The Anatomy Of A Mahle EcoBoost Piston

Of course, there is more to Mahle’s EcoBoost piston than just the injector pocket in the piston crown. In general, direct injected engines build more heat and temperature-related pressure than multi-port fuel injection engines, and while precise timing and control of combustion in high compression engines like the EcoBoost enables the production of increased power, it also generates more heat that needs to be properly managed to ensure longevity and reliable performance.

The injector pocket is there largely to help optimize fuel distribution. “Once you get to high output, big boost applications, it’s less of a concern,” McFarland pointed out. “But to keep the drivability intact for this particular design, you need that injector pocket.” The shape of the pocket is influenced by a number of factors including, injection timing, pressure, pattern, and spray angle, which adds another set of variables to manage when designing the piston.

The injector pocket is there largely to help optimize fuel distribution. The shape of the pocket is influenced by a number of factors including, injection timing, pressure, pattern, and spray angle, which adds another set of variables to manage when designing the piston.

Numbers Don't Lie: Five-Million EcoBoost Vehicles On The Road

Ford has more than five-million EcoBoost-powered vehicles on the road now, creating quite an incentive for aftermarket companies to develop go-fast parts for these engine designs. Since there’s a turbocharger already in the mix from the factory the natural inclination is to up the boost. But when doing so, it’s important to make sure in the internals can handle what you’re throwing at them, lest you end up with an oil pan full of chewed up components. (Photo courtesy of Ford Motor Company)

“The top ring groove sees a lot of heat in particular,” McFarland explains. “This increases the chances of micro-welding. Extreme heat loads can actually cause aluminum transfer from the ring groove to the ring. If that happens, you’ll get metal transfer that tears the ring up, and causes pitting in the bottom of the ring groove. If you have a ring groove that isn’t flat the seal is lost, pressure moves where it shouldn’t, and the result is an increase in emissions and a loss of power.”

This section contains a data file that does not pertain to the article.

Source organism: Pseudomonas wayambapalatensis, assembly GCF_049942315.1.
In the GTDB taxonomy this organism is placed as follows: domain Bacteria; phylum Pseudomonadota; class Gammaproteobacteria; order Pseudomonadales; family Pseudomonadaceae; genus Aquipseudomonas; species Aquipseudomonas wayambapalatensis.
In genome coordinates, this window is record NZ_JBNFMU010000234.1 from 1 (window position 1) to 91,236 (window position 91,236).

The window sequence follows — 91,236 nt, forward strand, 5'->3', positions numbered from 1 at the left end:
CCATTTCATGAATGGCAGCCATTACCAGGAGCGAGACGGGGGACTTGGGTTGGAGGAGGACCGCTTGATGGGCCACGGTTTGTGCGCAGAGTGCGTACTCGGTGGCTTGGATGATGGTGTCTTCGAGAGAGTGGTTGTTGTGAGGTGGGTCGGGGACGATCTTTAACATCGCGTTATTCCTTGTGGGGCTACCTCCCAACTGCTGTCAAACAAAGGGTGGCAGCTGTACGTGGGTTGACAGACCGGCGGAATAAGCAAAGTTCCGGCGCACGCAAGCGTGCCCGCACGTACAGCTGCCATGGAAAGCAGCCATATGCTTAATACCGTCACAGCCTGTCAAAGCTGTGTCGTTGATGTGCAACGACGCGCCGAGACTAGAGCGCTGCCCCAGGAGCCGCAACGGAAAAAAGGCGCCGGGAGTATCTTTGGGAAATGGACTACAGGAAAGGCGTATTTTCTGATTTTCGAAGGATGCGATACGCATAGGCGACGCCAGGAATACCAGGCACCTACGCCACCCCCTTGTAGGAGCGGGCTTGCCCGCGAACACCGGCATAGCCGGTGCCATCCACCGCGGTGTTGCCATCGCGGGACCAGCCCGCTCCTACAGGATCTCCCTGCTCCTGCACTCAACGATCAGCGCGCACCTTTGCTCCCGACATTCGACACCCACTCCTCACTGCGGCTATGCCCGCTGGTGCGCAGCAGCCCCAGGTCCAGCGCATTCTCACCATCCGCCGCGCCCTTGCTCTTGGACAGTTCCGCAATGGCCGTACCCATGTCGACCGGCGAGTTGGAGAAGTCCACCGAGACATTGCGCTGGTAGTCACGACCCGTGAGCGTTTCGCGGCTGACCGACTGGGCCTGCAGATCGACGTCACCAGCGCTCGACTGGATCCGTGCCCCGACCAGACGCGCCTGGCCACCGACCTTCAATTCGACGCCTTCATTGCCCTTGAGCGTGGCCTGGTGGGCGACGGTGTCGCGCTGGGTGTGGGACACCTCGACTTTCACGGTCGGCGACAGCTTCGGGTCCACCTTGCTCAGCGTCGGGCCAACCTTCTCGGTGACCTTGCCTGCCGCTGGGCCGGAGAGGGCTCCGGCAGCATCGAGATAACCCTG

To combat this, the stock pistons have anodized top ring grooves and an anti-friction skirt coating. The Mahle PowerPak performance pistons (PN 197755345) include the same treatment, but also have a phosphate dry film lubricant added for protection against galling in the pin bores. The coatings are key in protecting the pistons for maximum durability, especially the anodized ring grooves.

“The EcoBoost piston profile is slightly different from typical piston profiles because the crown of the piston sees a lot of heat, which in turn translates to increased metal expansion, so we have to account for that as well,” McFarland points out. “If you were to switch from traditional fuel injection to direction injection on a specific engine, the piston profile for that engine – specifically the top of the piston – would have to be smaller in diameter to help manage the additional heat.”